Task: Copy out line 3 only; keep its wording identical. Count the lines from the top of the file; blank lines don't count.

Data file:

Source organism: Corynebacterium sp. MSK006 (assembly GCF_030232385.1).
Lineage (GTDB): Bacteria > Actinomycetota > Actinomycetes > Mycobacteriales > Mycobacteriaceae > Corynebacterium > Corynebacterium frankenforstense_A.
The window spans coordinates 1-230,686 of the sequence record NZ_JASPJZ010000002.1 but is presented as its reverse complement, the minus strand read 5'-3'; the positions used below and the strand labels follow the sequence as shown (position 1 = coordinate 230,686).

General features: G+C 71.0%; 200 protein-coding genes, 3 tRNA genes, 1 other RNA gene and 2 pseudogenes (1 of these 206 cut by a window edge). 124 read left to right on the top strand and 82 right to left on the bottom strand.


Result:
The window spans coordinates 1-230,686 of the sequence record NZ_JASPJZ010000002.1 but is presented as its reverse complement, the minus strand read 5'-3'; the positions used below and the strand labels follow the sequence as shown (position 1 = coordinate 230,686).